“never changes.” The Hebrew word is eythan (#0386 אֵיתָן), and it means perpetual, constant, ever-flowing, or enduring. However, that is considered to be a difficult reading by most translators and commentators, who amend the Hebrew text to fit with the Septuagint, and thus amend the Hebrew to read something such as “is hard” or “is destruction.” Usually, eythan refers to things that last, such as the life of the righteous, but that does not mean that every use of eythan has to have that meaning. While it is always possible that the Masoretic Hebrew text got corrupted, there is no need to believe that is the case here just because the reading is difficult. In the first stanza, we see that good judgment brings favor, but what about the way of the wicked and the unfaithful?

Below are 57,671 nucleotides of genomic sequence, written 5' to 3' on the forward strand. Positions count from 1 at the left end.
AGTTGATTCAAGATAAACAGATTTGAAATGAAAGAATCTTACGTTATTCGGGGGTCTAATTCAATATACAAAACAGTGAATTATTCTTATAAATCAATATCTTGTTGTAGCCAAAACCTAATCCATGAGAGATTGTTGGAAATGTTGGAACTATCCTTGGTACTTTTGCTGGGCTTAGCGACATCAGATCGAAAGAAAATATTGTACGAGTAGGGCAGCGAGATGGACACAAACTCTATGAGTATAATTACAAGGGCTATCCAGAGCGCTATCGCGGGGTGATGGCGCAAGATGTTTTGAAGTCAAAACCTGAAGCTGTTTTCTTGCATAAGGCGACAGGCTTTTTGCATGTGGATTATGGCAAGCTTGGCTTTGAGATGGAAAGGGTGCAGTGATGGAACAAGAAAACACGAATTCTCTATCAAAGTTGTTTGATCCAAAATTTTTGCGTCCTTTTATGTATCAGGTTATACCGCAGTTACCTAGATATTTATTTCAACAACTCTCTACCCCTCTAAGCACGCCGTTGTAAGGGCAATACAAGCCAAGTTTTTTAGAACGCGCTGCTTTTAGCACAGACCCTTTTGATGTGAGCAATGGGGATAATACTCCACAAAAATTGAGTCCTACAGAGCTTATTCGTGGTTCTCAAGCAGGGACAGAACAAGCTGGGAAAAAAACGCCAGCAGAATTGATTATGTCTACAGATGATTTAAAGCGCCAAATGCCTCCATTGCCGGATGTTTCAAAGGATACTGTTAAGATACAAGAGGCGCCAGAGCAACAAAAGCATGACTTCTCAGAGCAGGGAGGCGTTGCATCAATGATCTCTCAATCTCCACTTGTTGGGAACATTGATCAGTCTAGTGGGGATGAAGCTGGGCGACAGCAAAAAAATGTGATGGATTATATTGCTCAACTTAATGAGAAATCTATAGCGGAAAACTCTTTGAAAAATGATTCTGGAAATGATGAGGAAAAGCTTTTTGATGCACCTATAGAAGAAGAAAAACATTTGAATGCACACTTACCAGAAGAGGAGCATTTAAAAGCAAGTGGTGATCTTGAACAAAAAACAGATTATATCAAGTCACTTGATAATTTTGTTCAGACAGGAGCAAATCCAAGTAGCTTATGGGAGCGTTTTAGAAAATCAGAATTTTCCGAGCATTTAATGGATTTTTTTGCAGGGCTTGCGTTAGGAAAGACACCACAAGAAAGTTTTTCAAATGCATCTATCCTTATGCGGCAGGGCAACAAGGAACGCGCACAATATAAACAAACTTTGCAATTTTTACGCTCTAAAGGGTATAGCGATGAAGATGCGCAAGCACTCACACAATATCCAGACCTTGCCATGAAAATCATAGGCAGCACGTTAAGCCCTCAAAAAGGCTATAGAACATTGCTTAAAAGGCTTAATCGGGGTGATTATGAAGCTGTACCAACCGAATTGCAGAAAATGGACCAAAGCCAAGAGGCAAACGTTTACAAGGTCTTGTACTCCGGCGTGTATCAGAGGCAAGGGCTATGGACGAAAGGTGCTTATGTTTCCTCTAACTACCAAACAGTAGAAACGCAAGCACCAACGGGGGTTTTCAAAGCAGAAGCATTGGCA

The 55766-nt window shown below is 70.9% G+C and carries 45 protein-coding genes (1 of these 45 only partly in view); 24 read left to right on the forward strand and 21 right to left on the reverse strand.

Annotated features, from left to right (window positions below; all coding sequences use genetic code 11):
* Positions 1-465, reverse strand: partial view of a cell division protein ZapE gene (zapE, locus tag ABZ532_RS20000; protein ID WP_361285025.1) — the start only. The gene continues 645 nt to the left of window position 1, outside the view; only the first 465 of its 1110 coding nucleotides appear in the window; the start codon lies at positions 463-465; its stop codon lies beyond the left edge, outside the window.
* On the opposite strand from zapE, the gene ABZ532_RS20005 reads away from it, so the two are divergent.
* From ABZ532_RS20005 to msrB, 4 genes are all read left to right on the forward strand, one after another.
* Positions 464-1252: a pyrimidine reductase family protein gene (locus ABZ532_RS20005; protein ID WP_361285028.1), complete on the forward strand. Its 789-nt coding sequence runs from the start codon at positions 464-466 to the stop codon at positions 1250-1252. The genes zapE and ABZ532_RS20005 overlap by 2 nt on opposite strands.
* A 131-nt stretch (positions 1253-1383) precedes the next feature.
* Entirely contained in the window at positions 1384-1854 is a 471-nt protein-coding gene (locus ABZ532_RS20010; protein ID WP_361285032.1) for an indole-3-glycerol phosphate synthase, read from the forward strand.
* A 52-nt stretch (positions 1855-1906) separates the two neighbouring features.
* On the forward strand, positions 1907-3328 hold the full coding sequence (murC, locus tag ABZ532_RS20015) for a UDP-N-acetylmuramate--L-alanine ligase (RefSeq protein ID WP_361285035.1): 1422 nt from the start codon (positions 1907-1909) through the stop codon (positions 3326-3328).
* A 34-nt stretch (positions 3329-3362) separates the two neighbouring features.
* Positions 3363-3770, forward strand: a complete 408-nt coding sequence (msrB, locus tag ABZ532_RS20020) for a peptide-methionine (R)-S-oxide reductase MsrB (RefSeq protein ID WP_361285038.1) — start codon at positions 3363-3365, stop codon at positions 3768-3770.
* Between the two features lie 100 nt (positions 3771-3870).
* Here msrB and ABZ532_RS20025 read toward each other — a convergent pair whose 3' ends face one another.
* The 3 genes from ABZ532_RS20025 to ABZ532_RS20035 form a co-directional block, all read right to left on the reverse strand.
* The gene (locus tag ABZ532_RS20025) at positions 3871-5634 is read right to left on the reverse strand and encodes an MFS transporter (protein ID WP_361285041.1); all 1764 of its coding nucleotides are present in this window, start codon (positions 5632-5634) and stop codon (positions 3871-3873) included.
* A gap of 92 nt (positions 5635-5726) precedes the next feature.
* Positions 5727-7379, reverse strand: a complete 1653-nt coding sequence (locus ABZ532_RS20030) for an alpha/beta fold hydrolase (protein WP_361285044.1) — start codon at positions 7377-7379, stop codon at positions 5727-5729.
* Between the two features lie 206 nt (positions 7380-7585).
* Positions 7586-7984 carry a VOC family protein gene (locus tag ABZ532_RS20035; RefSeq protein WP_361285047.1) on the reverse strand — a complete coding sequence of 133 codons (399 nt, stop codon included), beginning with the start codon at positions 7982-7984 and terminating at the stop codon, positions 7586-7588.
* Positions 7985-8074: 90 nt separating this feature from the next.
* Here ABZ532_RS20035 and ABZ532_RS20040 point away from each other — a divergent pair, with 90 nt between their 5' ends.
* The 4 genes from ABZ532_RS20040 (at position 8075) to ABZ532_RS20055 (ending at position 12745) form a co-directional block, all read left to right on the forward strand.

Dozens of verses testify that the wicked and unfaithful will come to ruin, but too often good and godly people ignore that fact, and waste their time on them, thinking that ungodly people will change. Of course, we always hope for the best for the ungodly, and pray that ungodly people will repent and believe God, but the wise person sets up reasonable boundaries and knows when to stop trying to help someone who is not beginning to make good decisions on their own. For example, the New Testament tells us to try to work with and correct a divisive person twice, and then move on (Titus 3:10-11). That may seem harsh, but our life on this planet is limited, and we must strive to put our time and energy where it will do the most good. When we have good judgment, we get favor, but if we don’t realize that the behavior of most ungodly people is unchanging, we will constantly waste our lives chasing the dream that someday that ungodly person will change. The wise thing to do is to set godly boundaries for dealing with people and pray for wisdom as to when to move on from someone who is unchanging. That can be difficult, but true godliness is often difficult. God’s Word says that generally the wicked will not change, and life has proved that out. Jesus taught us that the road to destruction is broad and many travel on it (Matt. 7:13), and we do not need to be the constant traveling companions of those people.